Congress has subpoenaed documents from one of Donald Trump's former aides — but according to CNN, the White House is telling her not to hand them over. Now, Hope Hicks' subpoena deadline is here. Federal law explicitly states that anyone who defies a Congressional subpoena can be jailed and fined, but the White House claims that it has the authority to block Hicks' testimony and submission of documents via executive privilege.
The House Judiciary Committee subpoenaed documents from Hicks, a former top aide to Trump, as part of its investigation into possible obstruction of justice, corruption, and abuse of power by Trump's team, and asked her to testify before the committee. Although her testimony isn't scheduled until June 24, the deadline for Hicks to comply with the subpoena for documents is Tuesday. Trump has denied all obstruction of justice accusations.
However, CNN reports that the White House has ordered Hicks not to hand over documents relating to her work in the Trump administration. Bustle has reached out to the White House for comment.
"Those documents include White House records that remain legally protected from disclosure under longstanding constitutional principles, because they implicate significant Executive Branch confidentiality interests and executive privilege," White House Counsel Pat Cipollone wrote in a letter, according to CNN. According to TIME, Cipollone claimed in the letter that Hicks — and another former aide who's been subpoenaed, Annie Donaldson — "do not have the legal right" to turn in the requested documents.
In March, before Hicks was subpoenaed, House Judiciary Committee Chair Jerry Nadler claimed that Hicks had agreed to hand over documents that the committee had requested. Nadler reiterated this on Tuesday after it was reported that the White House had instructed Hicks to defy the subpoena.
"I note that Ms. Hicks has agreed to turn over some documents to the Committee related to her time working for the Trump Campaign, and I thank her for that show of good faith," Nadler said in a statement.
As NPR reports, the White House has argued publicly and privately that it can use executive privilege to block the subpoena — although as CNN notes, it has not formally asserted executive privilege with regard to the subpoenas. In any event, Nadler disagrees, writing in his statement that "federal law makes clear that the documents we requested—documents that left the White House months ago—are no longer covered by executive privilege, if they ever were."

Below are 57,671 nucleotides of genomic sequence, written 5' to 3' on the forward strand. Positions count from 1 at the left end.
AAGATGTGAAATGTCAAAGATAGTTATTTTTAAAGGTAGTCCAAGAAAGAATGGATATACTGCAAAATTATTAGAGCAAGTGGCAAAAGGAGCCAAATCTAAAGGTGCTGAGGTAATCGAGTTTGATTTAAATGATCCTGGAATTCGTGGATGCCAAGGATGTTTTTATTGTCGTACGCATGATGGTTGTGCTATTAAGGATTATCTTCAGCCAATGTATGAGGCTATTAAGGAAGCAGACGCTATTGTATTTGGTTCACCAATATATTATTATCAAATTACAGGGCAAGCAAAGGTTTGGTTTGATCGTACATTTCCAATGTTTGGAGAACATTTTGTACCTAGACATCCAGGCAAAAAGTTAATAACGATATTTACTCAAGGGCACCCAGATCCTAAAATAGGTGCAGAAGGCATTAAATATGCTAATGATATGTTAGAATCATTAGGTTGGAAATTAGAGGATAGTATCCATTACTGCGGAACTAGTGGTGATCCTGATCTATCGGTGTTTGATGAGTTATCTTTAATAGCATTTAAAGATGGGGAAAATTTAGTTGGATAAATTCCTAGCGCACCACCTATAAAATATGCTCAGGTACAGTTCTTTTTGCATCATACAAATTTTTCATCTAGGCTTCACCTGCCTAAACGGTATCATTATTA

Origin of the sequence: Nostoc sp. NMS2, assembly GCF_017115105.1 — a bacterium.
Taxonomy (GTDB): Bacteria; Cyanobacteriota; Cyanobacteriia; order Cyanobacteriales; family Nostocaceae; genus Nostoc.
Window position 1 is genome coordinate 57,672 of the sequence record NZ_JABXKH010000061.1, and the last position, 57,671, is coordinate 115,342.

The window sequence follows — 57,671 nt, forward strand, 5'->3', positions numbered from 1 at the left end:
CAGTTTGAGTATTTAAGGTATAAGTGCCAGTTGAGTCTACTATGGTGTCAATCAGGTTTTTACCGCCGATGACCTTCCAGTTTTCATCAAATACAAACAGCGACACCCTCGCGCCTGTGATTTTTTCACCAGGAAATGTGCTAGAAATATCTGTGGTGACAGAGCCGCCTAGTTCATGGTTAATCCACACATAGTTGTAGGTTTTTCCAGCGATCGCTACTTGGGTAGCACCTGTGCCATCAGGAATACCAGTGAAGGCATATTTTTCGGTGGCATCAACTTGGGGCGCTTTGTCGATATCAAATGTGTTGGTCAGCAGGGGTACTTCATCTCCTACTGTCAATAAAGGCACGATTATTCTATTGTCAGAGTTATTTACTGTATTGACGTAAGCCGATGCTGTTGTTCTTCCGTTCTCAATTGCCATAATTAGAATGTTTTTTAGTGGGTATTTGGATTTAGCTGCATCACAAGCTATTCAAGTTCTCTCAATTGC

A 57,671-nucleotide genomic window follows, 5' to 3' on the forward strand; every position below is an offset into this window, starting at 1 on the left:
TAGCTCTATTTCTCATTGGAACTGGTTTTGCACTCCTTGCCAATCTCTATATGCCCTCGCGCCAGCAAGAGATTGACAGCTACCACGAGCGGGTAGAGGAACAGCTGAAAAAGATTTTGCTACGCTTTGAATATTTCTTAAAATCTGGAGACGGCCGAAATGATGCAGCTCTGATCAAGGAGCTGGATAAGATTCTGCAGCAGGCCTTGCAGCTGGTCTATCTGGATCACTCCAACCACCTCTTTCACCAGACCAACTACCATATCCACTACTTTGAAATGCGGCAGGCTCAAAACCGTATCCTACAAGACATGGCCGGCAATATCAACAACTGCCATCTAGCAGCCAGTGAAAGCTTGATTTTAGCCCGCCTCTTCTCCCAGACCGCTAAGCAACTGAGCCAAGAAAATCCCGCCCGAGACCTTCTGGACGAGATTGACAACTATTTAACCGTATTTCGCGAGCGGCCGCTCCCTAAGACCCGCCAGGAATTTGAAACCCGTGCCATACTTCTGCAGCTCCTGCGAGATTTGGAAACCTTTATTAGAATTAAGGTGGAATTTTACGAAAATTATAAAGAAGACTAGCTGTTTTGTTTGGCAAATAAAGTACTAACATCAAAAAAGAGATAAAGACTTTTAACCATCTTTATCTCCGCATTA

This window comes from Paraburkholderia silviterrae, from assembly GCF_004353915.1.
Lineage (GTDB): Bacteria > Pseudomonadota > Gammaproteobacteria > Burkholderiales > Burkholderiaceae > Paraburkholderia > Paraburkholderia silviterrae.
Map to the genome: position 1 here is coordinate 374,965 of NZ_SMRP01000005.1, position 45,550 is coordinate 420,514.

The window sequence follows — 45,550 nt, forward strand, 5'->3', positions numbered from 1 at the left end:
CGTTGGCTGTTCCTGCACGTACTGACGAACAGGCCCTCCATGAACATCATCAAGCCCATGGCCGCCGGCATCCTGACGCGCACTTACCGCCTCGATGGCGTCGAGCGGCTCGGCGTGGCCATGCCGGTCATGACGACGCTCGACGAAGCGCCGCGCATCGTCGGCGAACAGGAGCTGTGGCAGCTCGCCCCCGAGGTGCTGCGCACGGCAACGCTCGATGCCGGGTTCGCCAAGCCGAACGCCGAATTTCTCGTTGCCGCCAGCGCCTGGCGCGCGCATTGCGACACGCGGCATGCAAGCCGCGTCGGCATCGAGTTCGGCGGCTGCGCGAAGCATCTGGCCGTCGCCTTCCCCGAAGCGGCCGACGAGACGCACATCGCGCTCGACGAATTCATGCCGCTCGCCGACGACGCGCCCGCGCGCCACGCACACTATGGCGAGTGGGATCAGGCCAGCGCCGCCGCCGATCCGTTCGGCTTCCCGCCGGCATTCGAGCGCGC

So, what will happen to Hicks if she doesn't comply with the subpoena she's been issued?
Federal law is pretty clear on the matter. U.S. Code, Title 2, Section 192 reads as follows:
Every person who having been summoned as a witness by the authority of either House of Congress to give testimony or to produce papers upon any matter under inquiry before either House, or any joint committee established by a joint or concurrent resolution of the two Houses of Congress, or any committee of either House of Congress, willfully makes default, or who, having appeared, refuses to answer any question pertinent to the question under inquiry, shall be deemed guilty of a misdemeanor, punishable by a fine of not more than $1,000 nor less than $100 and imprisonment in a common jail for not less than one month nor more than twelve months.
If Hicks defies the subpoena as the White House is requesting, it's possible that she could be fined at least $100 and jailed for at least a month. She could also be held in contempt of Congress: When asked Tuesday whether the House would hold Hicks in contempt if she didn't comply with the subpoena, he replied, "I assume so," according to CNN.
The White House has ordered other former and current top administration officials to defy subpoenas from Congress. Former White House Counsel Don McGahn was subpoenaed by the committee but didn't appear for his testimony because the White House told him not to, and Attorney General William Barr did the same after getting subpoenaed himself. The Judiciary Committee is in the process of holding Barr in contempt for his refusal to appear.